New saints for times of crisis

New saints for times of crisis

Paul VI. and Archbishop Oscar Romero are saints of the Catholic Church since Sunday. Instead of remembering past heroes of the faith, the pope is looking forward to the future.

As late as the canonization of Archbishop Oscar Romero is, it comes at the right time for Mercedes Miranda. She made a special pilgrimage from Nicaragua to Rome for Sunday's ceremony at the Vatican, holding up her national flag in St. Peter's Square.

"Back when Romero was killed, all of Salvador suffered, people were murdered. Today, Nicaragua is like this."In the Salvadoran Romero, Miranda now finds an advocate for her own country. She calls the day of canonization "a joy for Latin America".

El Salvador celebrates

It was early morning in Romero's native El Salvador when the ceremony from the Vatican took place. In the square of San Salvador's cathedral, Catholic faithful had gathered in front of large screens. At the moment when Pope Francis declared Rome a saint, white balloons rose into the still dark Salvadoran sky – each for one of those murdered during the civil war.

Oscar Romero died on 24. March 1980, shot at the altar on the orders of the politically powerful. His assassination was a beacon in the emerging civil war between security forces, right-wing death squads and left-wing guerrilla groups. By 1992, around 75.000 people killed.

As vibrant as Romero's devotion is – the process for his beatification, which took place in 2015, was slow to get underway. Partly theological concerns are cited as a possible reason, especially the archbishop's proximity to "leftist" liberation theology. The current Cardinal Gregorio Rosa Chavez, auxiliary bishop in San Salvador, however, also points to a lack of interest on the part of the right-wing conservative governments in office until 2009 and their diplomatic representatives at the Holy See.

It was not until the reign of Pope Francis that the cause gained new momentum. Because Romero, according to Rosa Chavez, is the epitome of "the church as Francis envisions it: a poor church for the poor".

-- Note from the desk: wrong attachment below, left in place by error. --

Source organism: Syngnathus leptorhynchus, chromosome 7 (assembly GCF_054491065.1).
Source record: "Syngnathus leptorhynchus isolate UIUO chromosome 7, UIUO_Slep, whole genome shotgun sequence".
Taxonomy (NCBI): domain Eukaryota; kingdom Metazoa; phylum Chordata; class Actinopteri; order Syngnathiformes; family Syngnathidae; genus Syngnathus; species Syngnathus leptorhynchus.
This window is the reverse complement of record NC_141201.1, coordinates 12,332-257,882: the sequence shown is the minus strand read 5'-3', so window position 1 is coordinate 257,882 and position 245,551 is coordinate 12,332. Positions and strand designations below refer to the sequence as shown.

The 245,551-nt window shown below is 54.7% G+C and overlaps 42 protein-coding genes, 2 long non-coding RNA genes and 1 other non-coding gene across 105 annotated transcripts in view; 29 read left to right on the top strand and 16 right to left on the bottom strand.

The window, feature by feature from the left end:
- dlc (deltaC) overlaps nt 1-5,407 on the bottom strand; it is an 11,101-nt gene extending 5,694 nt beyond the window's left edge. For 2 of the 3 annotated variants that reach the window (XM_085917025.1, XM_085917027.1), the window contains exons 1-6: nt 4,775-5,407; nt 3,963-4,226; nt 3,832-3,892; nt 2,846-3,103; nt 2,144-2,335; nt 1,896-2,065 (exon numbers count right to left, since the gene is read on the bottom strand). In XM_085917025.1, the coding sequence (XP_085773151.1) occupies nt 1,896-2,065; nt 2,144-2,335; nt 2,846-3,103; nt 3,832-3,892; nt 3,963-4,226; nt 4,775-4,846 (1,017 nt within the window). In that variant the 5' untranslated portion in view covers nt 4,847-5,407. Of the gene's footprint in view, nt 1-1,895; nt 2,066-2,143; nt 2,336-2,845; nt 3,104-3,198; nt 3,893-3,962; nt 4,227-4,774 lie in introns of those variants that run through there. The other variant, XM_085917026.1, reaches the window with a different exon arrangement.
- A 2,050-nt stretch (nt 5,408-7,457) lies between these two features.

Connection in biographies

Nevertheless, the pope refrained on Sunday from praising Romero in high tones. Together with the Salvadoran archbishop, Francis also addressed Paul VI. and canonized Maria Katharina Kasper, the founder of the order from the Westerwald, as well as two Italian priests, a woman religious from Spain who works in Bolivia, and a 19-year-old from southern Italy. People who, on the face of it, have little to do with each other.

Francis found the unifying factor in their biographies in the "passion to risk something," without lukewarmness, without calculation. Of Romero, he emphasized that he "renounced worldly security, indeed his own security". Just as Romero was "close to the poor and his people," Francis believes Paul VI was too.: "Prophet of a church that goes forth" he praised him.

Francis touched on the opposition to the sexual ethics encyclical "Humanae vitae" (1968), saying his predecessor also experienced hardships and lack of understanding. In any case, the Pope sees his significance for the present in the Second Vatican Council (1962-1965), whose "wise helmsman," Paul VI. had been.

Church on the move

Cardinal Angelo Becciu, prefect of the Congregation for the Causes of Saints, had in advance Paul VI. and Romero as martyrs each in their own way – one "bloodless," the other classic. One detail, unnoticed by tens of thousands of faithful in St. Peter's Square, made clear how closely Francis feels connected to both: at the service, he wore Romero's liturgical belt from his last Mass, still stained with blood, with a chasuble of Paul VI over it.

Francis also wished the daring of the new saints on today's church: it must let go of retarding baggage, wealth, "longing for status and power," say goodbye to structures that are "no longer appropriate" to the proclamation of the Gospel.

A church on the move, bold, ready for reform: There it was again, Francis' basic motif, amid the crises currently plaguing the Vatican. Latin American pilgrims at the canonization also wanted a politically engaged church: "A prophet can be killed, but not the voice of justice," read one poster.

Leave a Reply

Your email address will not be published.